Here’s some new work from a portrait photography session I did at my house with a Portland model named Tori. She has a very active modeling career in the Portland area and beyond, and she was really great to work with. For this shoot I thought, how am I going to photograph someone who is literally photographed all the time? How can I make the photos unique so they stand out on her Instagram feed? Also, how am I going to pull this off in my living room? Someone who models all the time is going to come to my place with my dented foam core reflectors and my too narrow white seamless paper without a proper background stand hanging on to dear life with a few A-clamps and think, “Huh, OK, I guess this is what you mean by home studio?”
I’m going to do what I always do. I’m going to prepare for this photography session and have a solid plan. I’m also going to be willing to ditch that plan if something better presents itself in the moment.
A Song Lyric to Remember
I used to have more than enough space when I worked at my old studio photography job. The room was probably 30’x30’ with high ceilings. It never crossed my mind to deal with tight quarters, so this last year working primarily from home has taught me how much space I really need to create certain photos. At first I didn’t think I would be able to pull off many photos in my small, cozy living room or my basement with a 7 foot ceiling (ignorance). However, I have changed my tune and now look at the space I have with a lot of gratitude. So my mantra is, “I already have everything I need.” To quote a lyric from the band Dredg:
All you need is a modest house in a modest neighborhood
In an a modest town where honest people dwell
OK, back to the actual shoot. I set up a roll of seamless paper to give most of these photos a studio look. I have just enough space in my living room to pull off some 1/2 to 3/4 length portraits. As you can see below, depending on how Tori is posing, I am cropping elbows. I have to accept this reality if I want to have some separation from the background. Sure, I would love to photograph in front of a 9 foot wide seamless!!! But that doesn’t matter right now, because these photos are really working. Tori was a very talented model and could change her look as quickly as I could take her photo!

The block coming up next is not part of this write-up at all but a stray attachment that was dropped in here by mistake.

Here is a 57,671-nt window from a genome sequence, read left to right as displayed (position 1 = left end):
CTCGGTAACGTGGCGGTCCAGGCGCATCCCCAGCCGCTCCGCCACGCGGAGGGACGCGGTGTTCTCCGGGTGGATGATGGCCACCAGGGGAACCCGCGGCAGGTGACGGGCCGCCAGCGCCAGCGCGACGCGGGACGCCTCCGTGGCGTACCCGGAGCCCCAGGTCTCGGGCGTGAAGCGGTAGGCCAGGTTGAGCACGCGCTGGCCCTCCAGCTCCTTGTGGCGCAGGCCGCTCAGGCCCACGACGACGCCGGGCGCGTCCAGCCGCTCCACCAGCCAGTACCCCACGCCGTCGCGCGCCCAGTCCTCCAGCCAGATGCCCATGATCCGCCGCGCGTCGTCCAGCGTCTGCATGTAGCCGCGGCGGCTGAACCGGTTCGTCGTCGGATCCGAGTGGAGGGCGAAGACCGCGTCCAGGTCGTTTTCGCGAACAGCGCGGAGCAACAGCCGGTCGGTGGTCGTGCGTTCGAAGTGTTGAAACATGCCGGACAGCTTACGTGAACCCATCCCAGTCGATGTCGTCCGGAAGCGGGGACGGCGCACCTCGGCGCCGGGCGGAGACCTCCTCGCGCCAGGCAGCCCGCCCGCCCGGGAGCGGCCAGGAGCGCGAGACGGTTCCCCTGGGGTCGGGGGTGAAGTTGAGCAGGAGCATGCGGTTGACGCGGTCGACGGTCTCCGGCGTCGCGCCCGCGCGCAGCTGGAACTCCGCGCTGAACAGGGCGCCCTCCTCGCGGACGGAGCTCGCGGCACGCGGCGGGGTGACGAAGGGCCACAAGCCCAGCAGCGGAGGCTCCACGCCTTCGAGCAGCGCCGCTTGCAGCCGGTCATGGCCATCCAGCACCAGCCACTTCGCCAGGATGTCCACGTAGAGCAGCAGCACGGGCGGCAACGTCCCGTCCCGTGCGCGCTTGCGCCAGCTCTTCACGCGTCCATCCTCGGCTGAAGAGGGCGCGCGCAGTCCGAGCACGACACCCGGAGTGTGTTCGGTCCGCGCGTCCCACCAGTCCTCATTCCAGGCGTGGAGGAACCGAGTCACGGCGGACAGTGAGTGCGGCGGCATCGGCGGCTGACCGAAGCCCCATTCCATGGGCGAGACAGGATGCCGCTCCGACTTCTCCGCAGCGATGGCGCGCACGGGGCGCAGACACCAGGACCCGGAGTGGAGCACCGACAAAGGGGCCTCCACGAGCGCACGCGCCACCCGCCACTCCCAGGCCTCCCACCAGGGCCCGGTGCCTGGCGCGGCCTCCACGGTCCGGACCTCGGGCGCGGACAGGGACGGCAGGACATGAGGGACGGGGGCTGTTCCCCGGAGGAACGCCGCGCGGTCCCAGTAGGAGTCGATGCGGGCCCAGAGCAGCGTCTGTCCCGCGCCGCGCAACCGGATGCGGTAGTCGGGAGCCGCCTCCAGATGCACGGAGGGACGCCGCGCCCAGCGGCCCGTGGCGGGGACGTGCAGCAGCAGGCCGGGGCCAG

Here are a few of my favorites from this setup:
That middle photo…..I love it!
Lighting with Color, aka Light Makeup
Lighting with color, or light makeup as I like to call it, is a technique I’ve been exploring a lot more lately (just like many other photographers). I’m not unique, I just really like how it looks. You know what they say, “Being unique is nothing special.”
Anyways, when my lighting setup looks drastically different from the ambient light, I always try to show the model/subject a photo or two on the back of my camera so they know what I’m doing. It’s only fair, right? It also helps to match the lighting with the posing. They can be inspired from the look of the photo and adjust their expression and posing to suit. Once she saw the look I was creating, she came up with a ton of great poses to match the moody color:
Pop quiz: What color is her eye shadow?
Next, I dialed the red light way down and moved the main light more to her side (below):
These were a lot of fun! Just moving the lights a tiny amount or altering the ratio between both lights made a huge difference. I want to keep pursuing colored lighting because it’s so mysterious.
Another look I’ve been working on is incorporating motion blur. To me, this looks like the soul trying to escape the body. Again, it’s a lighting setup that looks nothing like the ambience of the room we were photographing in, so I showed her my test shots once things were dialed in. This technique is kind of magical when it turns out. Here are two of my favorites from this setup:
She looks like she’s floating through space in these. The right photo (above) is one of my favorites from the whole session. She has the perfect expression and pose for the lighting. Also, the motion blur in this one is really subtle. You have to look closely to see it, but it’s there in the shadows.
It was time to take down the seamless paper and reveal the actual environment we had been shooting in. OMG it’s an actual house! For these last photos, I photographed Tori with my Hasselblad camera and a couple different rolls of black and white film. During our correspondence before the shoot, she told me about being inspired by Marylin Monroe. I thought it would be fun to do a more retro look for the last part of the session to completely change it up.
Switching to film slowed things WAY down. In the first 2 hours of the session, I shot over 350 photos. In the last half hour, I shot 24. Medium format film is a completely different pace of shooting.
I also want to mention that I home-developed this film and scanned it as well. The whole process of shooting, developing, and scanning is a bitch, but it’s so worth it when it turns out:
I know I said a couple posts ago that I don’t usually like to mix digital and film in the same session, but maybe I just said that because I need to keep trying it until I love it.
I got a pretty wide array of images from this shoot! It’s always my goal to get multiple looks in a portrait session so my client has a lot of options for posting on social media or their website. Overall, I’m really happy what I can create in such a small amount of space. I can’t pull off everything though. I have to be content with not really being able to do full-length photos in my house with a studio seamless look. But that’s OK for right now.
Tori was a great model to work with and I’d love to work with her again in the future!
I also have to give credit where credit is due. Some of the techniques I mentioned are inspired from the book Chroma by Nick Fancher. If you are a photographer, do yourself a favor and pick up a copy!